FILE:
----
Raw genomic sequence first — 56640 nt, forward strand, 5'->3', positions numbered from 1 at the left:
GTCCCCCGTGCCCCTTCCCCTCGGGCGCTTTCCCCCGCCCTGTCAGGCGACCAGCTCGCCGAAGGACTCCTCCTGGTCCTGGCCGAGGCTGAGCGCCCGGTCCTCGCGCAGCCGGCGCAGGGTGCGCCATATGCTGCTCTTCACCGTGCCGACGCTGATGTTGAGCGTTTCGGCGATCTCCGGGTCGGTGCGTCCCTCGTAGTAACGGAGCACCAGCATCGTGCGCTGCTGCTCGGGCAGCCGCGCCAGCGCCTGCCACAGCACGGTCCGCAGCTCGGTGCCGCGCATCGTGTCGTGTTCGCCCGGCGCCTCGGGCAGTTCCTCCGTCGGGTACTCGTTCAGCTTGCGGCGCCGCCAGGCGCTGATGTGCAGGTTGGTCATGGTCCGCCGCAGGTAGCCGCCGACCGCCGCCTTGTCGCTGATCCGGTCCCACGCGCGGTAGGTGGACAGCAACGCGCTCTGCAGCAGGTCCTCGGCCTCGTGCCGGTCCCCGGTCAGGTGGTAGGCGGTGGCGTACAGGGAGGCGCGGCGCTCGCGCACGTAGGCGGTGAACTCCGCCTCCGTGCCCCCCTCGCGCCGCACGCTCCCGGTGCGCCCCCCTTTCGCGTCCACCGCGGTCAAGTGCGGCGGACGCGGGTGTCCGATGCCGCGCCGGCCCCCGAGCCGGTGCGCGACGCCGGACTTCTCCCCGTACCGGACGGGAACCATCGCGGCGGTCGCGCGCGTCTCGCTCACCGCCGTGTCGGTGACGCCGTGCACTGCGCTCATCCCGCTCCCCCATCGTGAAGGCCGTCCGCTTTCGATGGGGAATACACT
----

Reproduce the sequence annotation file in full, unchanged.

Raw genomic sequence first — 56640 nt, forward strand, 5'->3', positions numbered from 1 at the left:
GTCCCCCGTGCCCCTTCCCCTCGGGCGCTTTCCCCCGCCCTGTCAGGCGACCAGCTCGCCGAAGGACTCCTCCTGGTCCTGGCCGAGGCTGAGCGCCCGGTCCTCGCGCAGCCGGCGCAGGGTGCGCCATATGCTGCTCTTCACCGTGCCGACGCTGATGTTGAGCGTTTCGGCGATCTCCGGGTCGGTGCGTCCCTCGTAGTAACGGAGCACCAGCATCGTGCGCTGCTGCTCGGGCAGCCGCGCCAGCGCCTGCCACAGCACGGTCCGCAGCTCGGTGCCGCGCATCGTGTCGTGTTCGCCCGGCGCCTCGGGCAGTTCCTCCGTCGGGTACTCGTTCAGCTTGCGGCGCCGCCAGGCGCTGATGTGCAGGTTGGTCATGGTCCGCCGCAGGTAGCCGCCGACCGCCGCCTTGTCGCTGATCCGGTCCCACGCGCGGTAGGTGGACAGCAACGCGCTCTGCAGCAGGTCCTCGGCCTCGTGCCGGTCCCCGGTCAGGTGGTAGGCGGTGGCGTACAGGGAGGCGCGGCGCTCGCGCACGTAGGCGGTGAACTCCGCCTCCGTGCCCCCCTCGCGCCGCACGCTCCCGGTGCGCCCCCCTTTCGCGTCCACCGCGGTCAAGTGCGGCGGACGCGGGTGTCCGATGCCGCGCCGGCCCCCGAGCCGGTGCGCGACGCCGGACTTCTCCCCGTACCGGACGGGAACCATCGCGGCGGTCGCGCGCGTCTCGCTCACCGCCGTGTCGGTGACGCCGTGCACTGCGCTCATCCCGCTCCCCCATCGTGAAGGCCGTCCGCTTTCGATGGGGAATACACT